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Getting Ready for NaNoWriMo: Planners vs. Pants-ers

by Kathy Edens Oct 24, 2017

Getting Ready for NaNoWriMo: Planners vs. Pants-ers

I set out on a quest to find if this world has more planners or pants-ers. Alas, there is no definitive answer, at least on the internet. I did, however, determine that most writing instructors ask their students who is a planner and who is a pants-er. This informal poll-taking reports about 50/50.

So, whether you're a planner or a pants-er, you're in good company. How do we know? Here are some famous authors who plan and those who fly by the seat of their pants.

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Why You Should Create Your Own Genre

by Kathy Edens Oct 09, 2017

Why You Should Create Your Own Genre

Are you trying to fit into a genre or sub-genre because it's popular right now? That's like trying to fit into a political party when your philosophy is somewhere in the middle. It's hard to find the right fit in either party, right?

Maybe it's time you created your own sub-genre or genre. Look at what Bridget Jones's Diary did for chick lit. And what The Hunger Games did for YA dystopian. And I'm still not sure how to categorize Jodi Picoult's novels. If you look up the genres of her books, you'll find "Genre: Fiction + Literature; Sub-Genre: Literary or Contemporary." Huh? Nonetheless, she's created her own space on the best seller list.

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How to Create a Nemesis Like The Joker

by Kathy Edens Oct 06, 2017

How to Create a Nemesis Like The Joker

Think of some of the great nemesis pairs in fiction: Harry Potter and Voldemort, Katniss Everdeen and President Snow, Professor Xavier and Magneto, Superman and Lex Luthor… But there's none better than Batman and The Joker.

The Joker is responsible for numerous tragedies in Batman's life like paralyzing Batgirl and murdering Robin. He's such a popular character that he's ranked 8th on the list of Greatest Comic Book Characters of All Time. One reason he's the perfect nemesis is The Joker is the complete and utter opposite of Batman: he's savage, violent, unpredictable, and will do anything because he has no respect for human life. As Michael Caine said in Dark Knight, The Joker "just wants to see the world burn."

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How to Use Satire Like Mark Twain

by Kathy Edens Sep 21, 2017

How to Use Satire Like Mark Twain

Writers who use satire to get their point across do so by wielding humor, wit, irony, or sarcasm. They expose an individual or society for its weaknesses, corruption, hypocrisy, or foolishness. And no one does it better than Mark Twain.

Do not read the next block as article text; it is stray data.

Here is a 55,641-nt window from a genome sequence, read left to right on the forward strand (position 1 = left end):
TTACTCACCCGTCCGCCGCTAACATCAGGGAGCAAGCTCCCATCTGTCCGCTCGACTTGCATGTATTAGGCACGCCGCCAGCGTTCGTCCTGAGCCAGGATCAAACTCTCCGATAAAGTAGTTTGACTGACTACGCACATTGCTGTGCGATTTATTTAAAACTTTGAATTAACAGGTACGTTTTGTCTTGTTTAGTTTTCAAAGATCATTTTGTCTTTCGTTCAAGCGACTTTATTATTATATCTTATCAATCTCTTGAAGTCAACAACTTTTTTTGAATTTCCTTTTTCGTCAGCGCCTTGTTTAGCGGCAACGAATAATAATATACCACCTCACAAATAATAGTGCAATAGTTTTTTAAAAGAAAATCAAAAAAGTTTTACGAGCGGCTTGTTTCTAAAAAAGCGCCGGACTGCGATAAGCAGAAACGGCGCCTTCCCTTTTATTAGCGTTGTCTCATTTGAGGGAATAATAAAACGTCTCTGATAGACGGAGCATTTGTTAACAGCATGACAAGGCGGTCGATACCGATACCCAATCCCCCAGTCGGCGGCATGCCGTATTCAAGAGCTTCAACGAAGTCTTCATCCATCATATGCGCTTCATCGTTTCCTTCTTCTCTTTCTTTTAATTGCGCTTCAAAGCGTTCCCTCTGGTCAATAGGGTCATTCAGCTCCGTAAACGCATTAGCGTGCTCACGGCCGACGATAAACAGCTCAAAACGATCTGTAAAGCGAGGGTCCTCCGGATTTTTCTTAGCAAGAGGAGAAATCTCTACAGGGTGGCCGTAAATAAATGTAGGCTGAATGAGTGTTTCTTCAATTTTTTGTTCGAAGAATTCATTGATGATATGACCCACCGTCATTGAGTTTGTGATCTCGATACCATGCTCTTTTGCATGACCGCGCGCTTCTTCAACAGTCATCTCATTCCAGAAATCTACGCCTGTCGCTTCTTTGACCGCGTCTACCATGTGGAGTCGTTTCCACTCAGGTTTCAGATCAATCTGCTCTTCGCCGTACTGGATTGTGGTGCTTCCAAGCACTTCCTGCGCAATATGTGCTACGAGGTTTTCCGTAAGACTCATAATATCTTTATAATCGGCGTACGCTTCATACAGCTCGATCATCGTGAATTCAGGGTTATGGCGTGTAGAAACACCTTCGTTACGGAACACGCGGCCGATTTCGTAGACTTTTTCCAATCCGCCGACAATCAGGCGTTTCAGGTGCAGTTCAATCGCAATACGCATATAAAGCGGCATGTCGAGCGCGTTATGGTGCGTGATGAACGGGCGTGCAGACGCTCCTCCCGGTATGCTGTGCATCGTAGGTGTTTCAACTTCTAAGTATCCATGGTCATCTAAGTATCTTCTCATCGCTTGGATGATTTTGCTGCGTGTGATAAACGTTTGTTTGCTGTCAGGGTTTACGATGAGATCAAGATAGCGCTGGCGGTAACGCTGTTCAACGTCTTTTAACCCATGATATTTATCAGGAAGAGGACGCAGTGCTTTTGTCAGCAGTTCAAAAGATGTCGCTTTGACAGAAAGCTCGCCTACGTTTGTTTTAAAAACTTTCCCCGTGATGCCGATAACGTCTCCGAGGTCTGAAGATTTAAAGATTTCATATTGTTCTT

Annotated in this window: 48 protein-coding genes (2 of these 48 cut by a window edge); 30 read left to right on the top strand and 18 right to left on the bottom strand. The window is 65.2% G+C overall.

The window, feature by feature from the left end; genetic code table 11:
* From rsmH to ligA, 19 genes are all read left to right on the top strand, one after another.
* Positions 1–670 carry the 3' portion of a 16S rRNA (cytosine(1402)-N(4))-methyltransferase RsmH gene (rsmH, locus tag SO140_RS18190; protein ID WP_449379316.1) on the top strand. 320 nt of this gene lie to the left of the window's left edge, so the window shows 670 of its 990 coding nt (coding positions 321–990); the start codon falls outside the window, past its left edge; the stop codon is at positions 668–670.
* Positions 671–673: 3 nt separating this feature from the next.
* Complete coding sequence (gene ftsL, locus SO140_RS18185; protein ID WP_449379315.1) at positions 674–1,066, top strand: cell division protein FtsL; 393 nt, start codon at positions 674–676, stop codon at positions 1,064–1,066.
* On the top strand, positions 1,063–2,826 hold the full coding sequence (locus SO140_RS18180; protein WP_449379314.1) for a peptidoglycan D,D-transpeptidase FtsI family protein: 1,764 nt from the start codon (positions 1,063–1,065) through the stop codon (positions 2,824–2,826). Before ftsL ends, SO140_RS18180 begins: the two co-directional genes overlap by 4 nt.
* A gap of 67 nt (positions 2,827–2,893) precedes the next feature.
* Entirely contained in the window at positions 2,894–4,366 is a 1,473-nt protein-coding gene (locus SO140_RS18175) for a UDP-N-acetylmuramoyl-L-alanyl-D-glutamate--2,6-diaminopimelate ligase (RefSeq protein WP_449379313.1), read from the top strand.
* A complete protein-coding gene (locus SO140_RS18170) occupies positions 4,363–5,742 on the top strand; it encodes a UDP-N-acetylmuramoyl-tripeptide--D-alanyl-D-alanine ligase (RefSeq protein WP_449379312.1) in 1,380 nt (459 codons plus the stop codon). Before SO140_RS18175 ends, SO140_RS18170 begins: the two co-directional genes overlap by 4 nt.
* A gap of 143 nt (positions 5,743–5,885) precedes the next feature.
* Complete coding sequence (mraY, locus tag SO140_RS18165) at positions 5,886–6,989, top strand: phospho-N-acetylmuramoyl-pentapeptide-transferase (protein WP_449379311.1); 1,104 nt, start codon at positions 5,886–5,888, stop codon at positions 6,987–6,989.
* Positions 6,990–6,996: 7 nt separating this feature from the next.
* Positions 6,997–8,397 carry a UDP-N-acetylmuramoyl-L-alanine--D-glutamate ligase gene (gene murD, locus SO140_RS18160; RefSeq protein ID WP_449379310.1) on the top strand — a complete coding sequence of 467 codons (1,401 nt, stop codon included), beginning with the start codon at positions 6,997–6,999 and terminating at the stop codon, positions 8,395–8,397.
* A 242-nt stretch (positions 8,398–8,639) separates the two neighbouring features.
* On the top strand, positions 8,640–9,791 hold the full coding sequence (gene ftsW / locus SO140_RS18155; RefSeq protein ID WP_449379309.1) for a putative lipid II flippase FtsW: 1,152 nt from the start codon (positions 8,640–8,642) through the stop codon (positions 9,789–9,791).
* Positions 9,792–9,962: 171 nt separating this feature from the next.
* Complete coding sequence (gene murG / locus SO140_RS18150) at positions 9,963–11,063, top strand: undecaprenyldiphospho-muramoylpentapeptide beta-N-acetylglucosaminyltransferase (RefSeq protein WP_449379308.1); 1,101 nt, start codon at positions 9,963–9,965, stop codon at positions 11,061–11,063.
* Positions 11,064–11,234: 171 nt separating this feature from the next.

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Why You Need to Master Storytelling to Become a Great Copywriter

by Kathy Edens Sep 21, 2017

Why You Need to Master Storytelling to Become a Great Copywriter

Good stories move people to action. They create sympathy, which opens up wallets for donations. Or a good story can start a revolution. At the least, a good story is memorable and influences your readers enough to sell. Just like a great fiction story, when you use a story in your content, you're actually putting your reader in the driver's seat so they can envision themselves having/using your product or service.

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Why You Need to Break Up With Your Muse

by Kathy Edens Sep 21, 2017

Why You Need to Break Up With Your Muse

Writing isn't magic. There's no fairy godmother called "Muse" who comes to you and waves her magic pen to fill your head with ideas and words. It's hard work, and you must sit in front of the computer or grab pen and paper and get your work done.

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How to Write an Allegory Like George Orwell

by Kathy Edens Sep 18, 2017

How to Write an Allegory Like George Orwell

An allegory is a story that evokes two separate meanings. The first meaning is the story's surface, like characters and plot, the stuff that goes into every story. But at a much deeper level, an allegory has a symbolic, heavy meaning.

What allegories come to mind? Maybe The Lord of the Flies; The Lion, the Witch, and the Wardrobe; Moby Dick; or Pilgrim's Progress?

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How to Create a CV like Elon Musk's for Your Protagonist

by Kathy Edens Aug 02, 2017

How to Create a CV like Elon Musk's for Your Protagonist

A CV is a tool to capture all of your thoughts about your main character and keep track of the many idiosyncrasies and character traits. Just as important, it helps you capture and record the intertwined relationships of all the characters in your novel. Especially if you use several points of view or have multiple main characters, you need to capture them each distinctly.

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How to Create an Anti-Hero Like Homer Simpson

by Kathy Edens Aug 02, 2017

How to Create an Anti-Hero Like Homer Simpson

Homer Simpson has only one focus in this world: himself. He has some pretty unlikable characteristics, I'm sure everyone can agree. Why do we love to hate Homer and hate to love him so much? Because he's a well-done anti-hero, that's why.